• feel more clear in your thinking
  • feel more clear in your heart
  • feel more confident in your actions
  • take action on the steps you have been needing and wanting to take for yourself
  • process thoughts and feelings that have been difficult for you to process on your own
  • open up to other people, not just your therapist

Write it all down

I’m a huge fan of writing things down. 

Writing things down helps me to:

  • sort out my thoughts
  • create more thoughts from those initial thoughts
  • see which thoughts I should pay the closest attention to
  • take action
  • avoid forgetting small and large details
  • plan out my schedule and upcoming events or projects
  • avoid using my brain as storage space for my To Do list

Writing things down makes things more real.  We are less likely to neglect things if we write them down.  We are less likely to assume they will go away magically if we write them down. 

Use this technique and get back to your handwriting roots — they are your earliest ones, after all.  Those roots reach way back to when you didn’t feel stressed out about getting things done.

Create something

  • doodle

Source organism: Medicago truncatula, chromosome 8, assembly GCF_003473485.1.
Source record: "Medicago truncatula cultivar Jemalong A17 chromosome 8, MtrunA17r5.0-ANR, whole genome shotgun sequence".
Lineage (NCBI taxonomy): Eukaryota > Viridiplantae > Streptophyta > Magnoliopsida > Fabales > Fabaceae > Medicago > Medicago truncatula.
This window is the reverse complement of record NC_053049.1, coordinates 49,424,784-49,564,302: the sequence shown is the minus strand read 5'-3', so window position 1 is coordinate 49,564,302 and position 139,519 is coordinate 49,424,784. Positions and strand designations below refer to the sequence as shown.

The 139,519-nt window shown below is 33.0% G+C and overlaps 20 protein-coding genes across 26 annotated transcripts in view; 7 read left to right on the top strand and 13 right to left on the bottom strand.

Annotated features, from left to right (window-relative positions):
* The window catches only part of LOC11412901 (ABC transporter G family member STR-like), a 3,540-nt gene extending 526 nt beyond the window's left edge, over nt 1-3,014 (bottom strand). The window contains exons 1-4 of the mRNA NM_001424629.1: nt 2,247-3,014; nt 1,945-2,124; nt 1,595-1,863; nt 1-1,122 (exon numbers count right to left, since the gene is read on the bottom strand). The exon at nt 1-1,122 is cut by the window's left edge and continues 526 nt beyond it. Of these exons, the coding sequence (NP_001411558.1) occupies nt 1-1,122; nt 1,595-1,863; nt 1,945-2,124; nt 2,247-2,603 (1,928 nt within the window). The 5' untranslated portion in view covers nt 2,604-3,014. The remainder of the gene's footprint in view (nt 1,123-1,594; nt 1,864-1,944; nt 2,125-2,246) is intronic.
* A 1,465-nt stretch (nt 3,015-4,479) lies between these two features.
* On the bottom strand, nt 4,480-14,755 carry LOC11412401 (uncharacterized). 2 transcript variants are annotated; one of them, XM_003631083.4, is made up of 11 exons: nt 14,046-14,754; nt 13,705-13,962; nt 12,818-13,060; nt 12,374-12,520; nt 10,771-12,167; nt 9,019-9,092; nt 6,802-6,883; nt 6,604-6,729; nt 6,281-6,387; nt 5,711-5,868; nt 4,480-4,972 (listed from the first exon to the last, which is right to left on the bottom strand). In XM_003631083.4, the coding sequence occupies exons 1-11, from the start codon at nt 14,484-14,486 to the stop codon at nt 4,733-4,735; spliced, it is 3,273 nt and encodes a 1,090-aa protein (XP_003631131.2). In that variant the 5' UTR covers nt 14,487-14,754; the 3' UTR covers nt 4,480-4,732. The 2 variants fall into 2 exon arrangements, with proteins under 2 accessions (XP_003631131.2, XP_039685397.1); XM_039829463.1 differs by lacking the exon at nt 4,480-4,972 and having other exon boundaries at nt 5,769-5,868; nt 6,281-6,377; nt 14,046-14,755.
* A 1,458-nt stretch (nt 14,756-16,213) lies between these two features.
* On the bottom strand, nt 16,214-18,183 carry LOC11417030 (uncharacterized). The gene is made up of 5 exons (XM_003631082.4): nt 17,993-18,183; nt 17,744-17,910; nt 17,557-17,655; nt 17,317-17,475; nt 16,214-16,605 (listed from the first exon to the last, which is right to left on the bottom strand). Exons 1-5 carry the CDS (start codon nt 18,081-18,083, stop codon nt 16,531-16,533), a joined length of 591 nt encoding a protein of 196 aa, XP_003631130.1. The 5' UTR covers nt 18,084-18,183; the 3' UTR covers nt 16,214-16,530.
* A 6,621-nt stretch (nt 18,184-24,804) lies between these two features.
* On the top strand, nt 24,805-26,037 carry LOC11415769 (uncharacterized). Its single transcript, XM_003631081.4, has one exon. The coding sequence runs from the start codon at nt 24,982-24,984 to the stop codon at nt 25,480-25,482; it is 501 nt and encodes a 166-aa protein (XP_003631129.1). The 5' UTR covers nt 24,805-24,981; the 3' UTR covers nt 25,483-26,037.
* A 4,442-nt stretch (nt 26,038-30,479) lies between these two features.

• dance
  • compose
  • create a mind map your priorities (try MindNode to do this)
  • start a walk with two friends
  • brainstorm with people related and not related to your work
  • view your situation in a brand new way — expand your view

Get the training and information you need

We can hold back from moving forward because we:

  • don’t want to spend the money
  • don’t have the time
  • feel we can’t fit anything else in our calendar
  • feel we the training experience might not be what we are hoping for

But getting information can spark our:

  • creativity
  • drive
  • direction
  • purpose
  • strategy
  • community

And who wouldn’t want that?

Fear tends to keep us from reaching towards our potential.  That is exactly why we should be mindful of when we start to hold ourselves back.  Use the resources available to you.  Find some new ones if you feel like you could use some more.  Avoid getting bogged down in feeling guilt, shame, and other energy-blocking emotions.  Remind yourself how creative, powerful, and free your mind and spirit truly are. 

Embrace the changes you are facing.  They will be more interesting and informative than your fear.